The solar cycle refers to an 11-year-long period (on average) during which the Sun’s magnetic field flips — north becomes south, and vice versa — and magnetic activity increases and then decreases. Although driven by the Sun’s internal magnetic dynamo, the progression of the solar cycle is marked by activity visible on its surface and in the corona, including bright solar flares and dark sunspots. The corona, as documented by Hinode’s XRT, reveals an extensive amount about the Sun’s variable activity.

In the graphic above, the farthest (smallest) image is from 2007 and each image increments clockwise by one year. The nearest (largest) image is from 2013, around solar maximum. Note the enhanced presence of bright active regions in the closer images, as the Sun approaches solar maximum. Solar Cycle 24 began on January 4, 2008 with the emergence of a bright active region in the north, and is expected to reach its minimum sometime in 2019.

Hinode’s XRT has taken full-disk synoptic images twice daily for the whole mission (aside from its monthly 3-day maintenance periods).  This long baseline set of measurements extends the cycle of observations from Hinode’s predecessor, Yohkoh, which ended in 2001.

Hinode maintains a polar orbit around Earth from approximately 370 miles altitude, carrying three scientific instruments: the Solar Optical Telescope, the X-ray Telescope, and the Extreme Ultraviolet Imaging Spectrometer.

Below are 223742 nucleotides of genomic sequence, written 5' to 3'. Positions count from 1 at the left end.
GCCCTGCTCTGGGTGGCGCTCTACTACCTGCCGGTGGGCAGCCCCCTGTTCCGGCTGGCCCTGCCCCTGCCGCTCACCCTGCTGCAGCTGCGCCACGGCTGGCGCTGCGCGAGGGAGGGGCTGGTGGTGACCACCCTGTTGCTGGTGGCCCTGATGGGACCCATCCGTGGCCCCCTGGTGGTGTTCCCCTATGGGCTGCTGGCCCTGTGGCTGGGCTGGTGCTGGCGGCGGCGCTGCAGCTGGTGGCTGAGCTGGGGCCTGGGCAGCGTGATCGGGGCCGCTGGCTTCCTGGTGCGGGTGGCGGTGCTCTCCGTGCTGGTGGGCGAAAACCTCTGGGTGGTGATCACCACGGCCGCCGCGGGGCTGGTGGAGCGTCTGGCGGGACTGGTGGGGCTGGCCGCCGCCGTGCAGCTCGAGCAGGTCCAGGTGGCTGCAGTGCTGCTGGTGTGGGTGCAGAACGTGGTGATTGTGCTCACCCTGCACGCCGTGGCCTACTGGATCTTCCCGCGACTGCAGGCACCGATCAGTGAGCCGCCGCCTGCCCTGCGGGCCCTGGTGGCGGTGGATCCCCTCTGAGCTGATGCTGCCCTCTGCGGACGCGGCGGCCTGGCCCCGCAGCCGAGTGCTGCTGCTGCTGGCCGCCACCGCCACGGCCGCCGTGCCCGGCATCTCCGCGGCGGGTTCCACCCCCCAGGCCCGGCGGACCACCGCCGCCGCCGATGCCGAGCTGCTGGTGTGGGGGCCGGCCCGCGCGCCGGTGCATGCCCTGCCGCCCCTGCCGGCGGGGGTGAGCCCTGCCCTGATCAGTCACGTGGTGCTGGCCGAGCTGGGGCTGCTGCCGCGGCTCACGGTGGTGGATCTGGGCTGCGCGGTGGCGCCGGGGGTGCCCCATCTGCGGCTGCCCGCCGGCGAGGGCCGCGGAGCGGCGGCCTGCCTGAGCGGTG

Here’s the Very First Image from NASA’s New GOLD Mission

By Tom Mason
Office of Communications and Outreach Manager
Laboratory for Atmospheric and Space Physics (LASP) at the University of Colorado Boulder

On Sept. 11, 2018, at approximately 6 a.m. local time in eastern South America, NASA’s Global-scale Observations of the Limb and Disk, or GOLD, mission sent back its very first image.

Credit: NASA/LASP/GOLD

Maps like this one enable researchers to determine global-scale temperature and composition at the dynamic region where Earth’s upper atmosphere meets space. The image shows ultraviolet light (135.6 nm) — a kind of light that’s invisible to the human eye — emitted by atomic oxygen present approximately 99 miles (160 km) above Earth’s surface. The colors in the image correspond to emission brightness: The strongest emissions are shown in red and the weakest in blue. Known as “airglow,” this light is produced by oxygen as it transitions from an excited state to a lower energy state. Outlines of the continents and a latitude-longitude grid have been added for reference.

The right side of the image shows the Sun-facing side of Earth, revealing daytime airglow, but emissions at the North and South Poles extend to the left, into the night side. These are the aurora borealis (northern lights) and australis (southern lights). The northern lights are more clearly visible in this image because their location depends on Earth’s magnetic dipole field, which is tilted southward over North America at the top left of the image. At the southern horizon, the magnetic field is tilted slightly away from the Americas.